Most of the schools in the Big Ten are public institutions (not Northwestern, which somehow managed a national championship a decade or so ago), while Dartmouth is a private institution. Public vs private makes a huge difference here. With the former, alumni are of lesser consequence except as possible donors and as school boosters. Where public colleges/universities are concerned, it is generally governors who make appointments and legislatures which appropriate funds, with courts occasionally weighing in on certain matters (e.g., affirmative action admissions; free speech). With private colleges/universities, governors and legislatures are largely irrelevant, and courts are rarely involved. So, with private institutions, the role of alumni through trustees is at least potentially much greater in determining a schools course. (At Harvard, Larry Summers was ousted not because alumni or students wanted to see him go, but because one faculty, Arts &Sciences, were against him. It will be interesting to see what happens at Gallaudet, where the students are agitating against the incoming president.)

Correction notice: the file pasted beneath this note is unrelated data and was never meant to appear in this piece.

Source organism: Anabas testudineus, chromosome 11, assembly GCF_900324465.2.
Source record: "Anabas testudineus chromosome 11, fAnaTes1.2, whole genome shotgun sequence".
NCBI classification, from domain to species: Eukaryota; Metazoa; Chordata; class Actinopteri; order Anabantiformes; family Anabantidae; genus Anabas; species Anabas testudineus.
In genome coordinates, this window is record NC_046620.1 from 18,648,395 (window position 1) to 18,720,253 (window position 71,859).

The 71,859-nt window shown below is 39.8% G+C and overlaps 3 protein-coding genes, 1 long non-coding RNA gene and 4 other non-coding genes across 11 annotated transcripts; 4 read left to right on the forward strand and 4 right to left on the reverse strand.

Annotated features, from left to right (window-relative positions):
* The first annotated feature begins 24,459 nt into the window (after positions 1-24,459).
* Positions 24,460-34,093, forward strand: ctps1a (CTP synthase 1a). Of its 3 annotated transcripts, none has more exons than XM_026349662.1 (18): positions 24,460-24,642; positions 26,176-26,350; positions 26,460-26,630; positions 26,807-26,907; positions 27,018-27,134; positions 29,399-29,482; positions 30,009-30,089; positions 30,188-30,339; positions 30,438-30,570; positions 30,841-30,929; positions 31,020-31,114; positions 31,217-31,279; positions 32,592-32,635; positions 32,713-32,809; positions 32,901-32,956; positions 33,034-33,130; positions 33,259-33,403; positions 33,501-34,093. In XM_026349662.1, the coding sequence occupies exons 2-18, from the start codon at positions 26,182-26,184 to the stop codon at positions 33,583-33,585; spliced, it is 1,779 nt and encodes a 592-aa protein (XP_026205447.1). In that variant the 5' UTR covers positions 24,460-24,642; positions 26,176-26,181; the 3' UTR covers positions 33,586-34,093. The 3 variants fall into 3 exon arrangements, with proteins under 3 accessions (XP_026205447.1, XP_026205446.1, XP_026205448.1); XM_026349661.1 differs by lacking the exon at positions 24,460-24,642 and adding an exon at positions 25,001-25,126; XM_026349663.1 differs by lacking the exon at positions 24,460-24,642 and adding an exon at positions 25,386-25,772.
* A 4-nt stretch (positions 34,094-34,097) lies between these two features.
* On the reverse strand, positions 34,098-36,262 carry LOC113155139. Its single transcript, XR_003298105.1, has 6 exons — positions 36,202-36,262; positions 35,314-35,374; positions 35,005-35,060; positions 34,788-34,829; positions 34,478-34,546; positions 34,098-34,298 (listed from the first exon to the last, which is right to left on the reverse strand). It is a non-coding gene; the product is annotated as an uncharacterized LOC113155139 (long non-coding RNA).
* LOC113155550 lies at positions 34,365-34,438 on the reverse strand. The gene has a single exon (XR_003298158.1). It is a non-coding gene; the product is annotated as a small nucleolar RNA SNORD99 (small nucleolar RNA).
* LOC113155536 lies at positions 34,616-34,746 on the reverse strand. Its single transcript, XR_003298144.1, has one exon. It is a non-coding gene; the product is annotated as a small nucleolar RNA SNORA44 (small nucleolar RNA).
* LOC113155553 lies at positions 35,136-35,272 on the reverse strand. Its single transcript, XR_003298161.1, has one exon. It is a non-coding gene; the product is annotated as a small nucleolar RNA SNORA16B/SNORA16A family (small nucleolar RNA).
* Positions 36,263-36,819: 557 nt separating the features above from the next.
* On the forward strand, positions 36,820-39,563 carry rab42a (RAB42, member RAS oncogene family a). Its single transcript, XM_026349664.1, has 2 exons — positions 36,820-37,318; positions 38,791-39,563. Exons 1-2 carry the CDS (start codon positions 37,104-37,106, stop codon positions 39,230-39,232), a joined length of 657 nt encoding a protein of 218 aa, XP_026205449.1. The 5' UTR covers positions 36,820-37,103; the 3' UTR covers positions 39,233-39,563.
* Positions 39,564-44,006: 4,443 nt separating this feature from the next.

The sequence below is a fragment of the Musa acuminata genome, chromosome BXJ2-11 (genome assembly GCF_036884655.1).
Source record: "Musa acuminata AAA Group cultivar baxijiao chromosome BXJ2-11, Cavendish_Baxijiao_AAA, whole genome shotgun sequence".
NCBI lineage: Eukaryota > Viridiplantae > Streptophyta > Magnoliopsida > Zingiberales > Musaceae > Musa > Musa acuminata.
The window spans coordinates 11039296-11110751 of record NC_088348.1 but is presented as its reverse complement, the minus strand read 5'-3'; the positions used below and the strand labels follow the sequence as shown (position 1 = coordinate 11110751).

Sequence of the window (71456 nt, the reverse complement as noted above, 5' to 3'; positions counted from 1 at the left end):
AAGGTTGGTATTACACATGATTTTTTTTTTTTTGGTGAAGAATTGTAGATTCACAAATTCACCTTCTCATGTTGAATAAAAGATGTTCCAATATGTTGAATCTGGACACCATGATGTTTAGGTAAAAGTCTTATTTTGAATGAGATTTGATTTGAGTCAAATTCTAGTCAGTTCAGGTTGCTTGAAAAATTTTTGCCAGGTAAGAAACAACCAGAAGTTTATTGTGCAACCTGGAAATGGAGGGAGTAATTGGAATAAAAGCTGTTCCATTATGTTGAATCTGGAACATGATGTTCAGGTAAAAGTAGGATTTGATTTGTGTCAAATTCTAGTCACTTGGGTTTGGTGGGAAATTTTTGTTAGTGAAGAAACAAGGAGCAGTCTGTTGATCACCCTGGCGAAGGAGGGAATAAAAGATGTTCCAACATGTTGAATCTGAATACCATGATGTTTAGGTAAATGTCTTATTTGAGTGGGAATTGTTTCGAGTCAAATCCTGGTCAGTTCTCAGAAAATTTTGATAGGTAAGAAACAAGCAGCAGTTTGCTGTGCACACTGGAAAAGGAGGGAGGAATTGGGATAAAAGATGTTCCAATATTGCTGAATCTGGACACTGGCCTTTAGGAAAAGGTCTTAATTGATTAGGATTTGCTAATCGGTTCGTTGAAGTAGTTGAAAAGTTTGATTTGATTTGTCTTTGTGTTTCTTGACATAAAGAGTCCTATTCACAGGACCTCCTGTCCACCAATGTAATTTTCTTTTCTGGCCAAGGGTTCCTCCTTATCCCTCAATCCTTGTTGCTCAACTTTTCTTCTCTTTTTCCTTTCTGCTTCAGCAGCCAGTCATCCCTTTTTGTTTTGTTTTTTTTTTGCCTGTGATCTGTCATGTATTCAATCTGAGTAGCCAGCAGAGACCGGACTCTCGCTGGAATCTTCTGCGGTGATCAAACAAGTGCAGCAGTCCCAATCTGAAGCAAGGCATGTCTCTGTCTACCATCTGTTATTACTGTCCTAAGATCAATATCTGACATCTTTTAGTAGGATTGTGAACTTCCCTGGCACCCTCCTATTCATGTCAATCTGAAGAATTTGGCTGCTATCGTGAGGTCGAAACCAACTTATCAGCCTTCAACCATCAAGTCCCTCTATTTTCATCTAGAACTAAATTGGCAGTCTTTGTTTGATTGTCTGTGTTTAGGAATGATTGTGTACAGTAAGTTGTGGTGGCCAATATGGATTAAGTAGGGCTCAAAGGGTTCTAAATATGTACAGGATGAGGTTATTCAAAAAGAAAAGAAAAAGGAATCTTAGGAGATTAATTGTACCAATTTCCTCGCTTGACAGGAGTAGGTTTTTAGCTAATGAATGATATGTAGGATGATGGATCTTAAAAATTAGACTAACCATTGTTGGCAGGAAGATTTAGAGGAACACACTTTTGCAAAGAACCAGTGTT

10.17.2006 12:17pm
neurodoc:
So far unanswered question: who is financing the pro-new-constitution marketing?

I too wondered that. If the administration and/or their supporters are dipping directly into school or alumni accounts to promote one side over the other, then there is still greater corruption involved. ("Follow the money trail.")
10.17.2006 12:26pm
Automatic Caution Door:
I am among the .1% who do care, believing that school governance is far more consequential than ephemera like football (or baseball, from the inside or outside).

Believe me -- I'd be just as vexed if my favorite blogs were suddenly clogged with posts about the esoterica of some football team's game strategies.

(Insert boilerplate acknowledgement that no blogger owes anybody anything, it's "free ice cream," etc.)
10.17.2006 12:39pm
neurodoc:
Automatic Caution Door, I really don't understand, especially since it is so easy to skip based any post by one of these bloggers that isn't of interest to you. Why bother going to the "comment" page to tell those of us who think it a worthy topic for consideration/discussion that you see nothing but "tedium and minutiae" in this? No trees are being sacrificed and the other bloggers are not being denied the opportunity to blog as they see fit. If TZ posts about what is going on at Dartmouth are a distraction to you, why distract yourself further by participating, if that is what you are doing, here?